Lyadov was born in 1855 and taught in the St. Petersburg Conservatory,
as well as being a conductor and composer. He was very interested
in folklore. Most of his works are on a small scale. He taught
at the Moscow Conservatory where his numerous pupils included
Nikolai Myaskovsky, Sergei Prokofiev, Boris Asafiev, Maria Gnessina
and Viktor Belyayev. He had a great empathy for fairy tales
and poetry. Some of his works resemble those of Glinka and Rimsky-Korsakov
- especially the latter.
Two dominant themes are reflected in this rather short-playing
collection. The folk aspect can be heard in the Eight Russian
Folk Songs op. 58. The fantastic vein of Russian folk myths,
reflected in Arthur Ransome's Old Peter's
Russian Tales, can be heard in the brilliant miniatures
that are to be found on the first five tracks here. Baba
Yaga, Enchanted Lake and Kikimora embody
supernatural entities and tales. A visionary voice comes to
the fore in From the Apocalypse and About Olden
Svetlanov lights up all these works. From the Apocalypse
positively seethes, shouts and glows. The blaring Old Testament
brass (3:03) adds immeasurably to the Mussorgskian grandeur.
About Olden Times has a bardic potency redolent of
Borodin and Kalinnikov. The harp and reedy strings lend the
lovely thematic invention a grainy pleasure. Baba Yaga,
the witch, really leaps into life - groaning, cranky, steely,
threatening and remorseless. The playing is immensely impressive
- an elite orchestra in full cry. The Enchanted Lake
takes us into the gleaming and glimmering Rimsky-Korsakov territory
- those Edmund Dulac and Kay Nielsen Russian fable illustrations
reach out off the printed page. Kikimora is another
witch subject with plenty of tension, Borodin-style woodwind
(1:10), sinister bass rumbling, Firebird fluttering
and lurid grotesquerie. The Eight Russian Folk Songs
are even briefer vignettes: playful, vital and poetically dreamy.
Village Dance Song is a riot of pizzicato and balalaika
evocation. The final Round Dance Song recalls Mussorgsky
and Glinka (Ruslan and Ludmilla and A Life for
the Tsar). The playing ripples with virtuoso energy. Get
your aural sunglasses out for a dazzling sunburst of sound and
The liner-notes are perfunctory.
These interpretations are in the expert hands of Yevgeny Svetlanov
and a young – well, mid-40s - Svetlanov at that.
Reviews of alternative Lyadov collections
- Brilliant 94077:
Svetlanov - SVET 10145
- Naxos 8.555242
Note from Bob Weiss
I had this disc and threw it away. I agree with your characterization of the performances, but to make absolutely no mention of the woolly, awful, typical 1970s Soviet sound is inexcusable. I rely heavily on MusicWeb International's reviews and am very disappointed in your lack of mention of the awful sound quality. You use the words 'blaring', 'reedy', and 'grainy' as compliments! They definitely are not. "Aural sunglasses" indeed! And, above all, no comparison with the old ASV disc!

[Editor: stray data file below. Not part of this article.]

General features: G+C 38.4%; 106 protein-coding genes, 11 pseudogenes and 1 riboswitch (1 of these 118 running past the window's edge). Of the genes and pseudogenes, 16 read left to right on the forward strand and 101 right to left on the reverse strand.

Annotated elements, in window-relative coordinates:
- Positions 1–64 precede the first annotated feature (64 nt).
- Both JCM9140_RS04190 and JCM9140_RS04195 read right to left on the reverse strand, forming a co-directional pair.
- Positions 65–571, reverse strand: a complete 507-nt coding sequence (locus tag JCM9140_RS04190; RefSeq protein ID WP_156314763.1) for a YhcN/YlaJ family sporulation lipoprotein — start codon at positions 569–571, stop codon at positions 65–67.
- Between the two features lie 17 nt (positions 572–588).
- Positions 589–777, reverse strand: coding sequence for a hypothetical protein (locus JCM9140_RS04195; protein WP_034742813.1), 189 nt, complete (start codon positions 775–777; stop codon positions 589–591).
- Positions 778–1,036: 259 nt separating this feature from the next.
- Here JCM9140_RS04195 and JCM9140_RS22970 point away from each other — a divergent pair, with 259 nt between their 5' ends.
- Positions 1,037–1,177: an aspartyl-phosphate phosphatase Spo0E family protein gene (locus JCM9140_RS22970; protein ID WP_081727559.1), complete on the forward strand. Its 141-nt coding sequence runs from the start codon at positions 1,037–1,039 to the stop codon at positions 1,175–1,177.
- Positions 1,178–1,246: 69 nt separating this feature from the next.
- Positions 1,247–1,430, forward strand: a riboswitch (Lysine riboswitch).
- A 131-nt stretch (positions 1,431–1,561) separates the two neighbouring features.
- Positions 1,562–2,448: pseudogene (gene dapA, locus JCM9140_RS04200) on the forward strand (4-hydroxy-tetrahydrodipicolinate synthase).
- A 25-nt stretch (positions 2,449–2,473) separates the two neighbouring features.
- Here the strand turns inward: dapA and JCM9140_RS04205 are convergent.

Note from Rob Barnett
I am sorry that Bob feels let down by my review. This is a case of one person loving a particular sound while another hates it. Ever since hearing what were for me landmark Melodiya LPs in the 1970s (and later) I have gloried in the blaringly gaudy and dazzlingly lit sound - the sheer magnificent excess of the Melodiya 'signature' and the Soviet style of playing. Amongst many I would single out for praise the Svetlanov Manfred, the Rozhdestvensky Enescu Symphony 1 (Moscow Radio SO), the (DG) Mravinsky Tchaikovsky Leningrad symphonies, the Rachmaninov Symphonic Dances from Kondrashin and any number of Golovanov recordings. Recently I found another to add to the list courtesy of the recommendation of Nicholas Barnard: Olympia OCD139 - Tchaikovsky 'Francesca' and 'Romeo' - USSRRSO/Vladimir Ovchinnikov. I rather lament the loss of all that passion, those liquid horns, those harsh trombones and blaring trumpets, those soulful clarinets and the deckle-edged violins. A new wave of international conformity has brought with it refinement but often a blandness of style that sits ill with some composers. I know that many regard this as a depraved taste but this sound, this vitality which strains at and bursts through the limits of analogue technology of the time is, to me, intensely atmospheric and exciting. It drew me in to classical music and holds me even now. I know that many will not share this perspective so I try to describe what I hear and leave it to those who regard this as condemnation to condemn while I enthuse over it. I did not have the now-deleted ASV disc to hand at the time of writing the review so can only compare with what I have available. Bob clearly loves the intensely imaginative music of Lyadov as much as me. I would have been interested to hear which version he favours: presumably the ASV? I also provided links to other MWI Liadov reviews.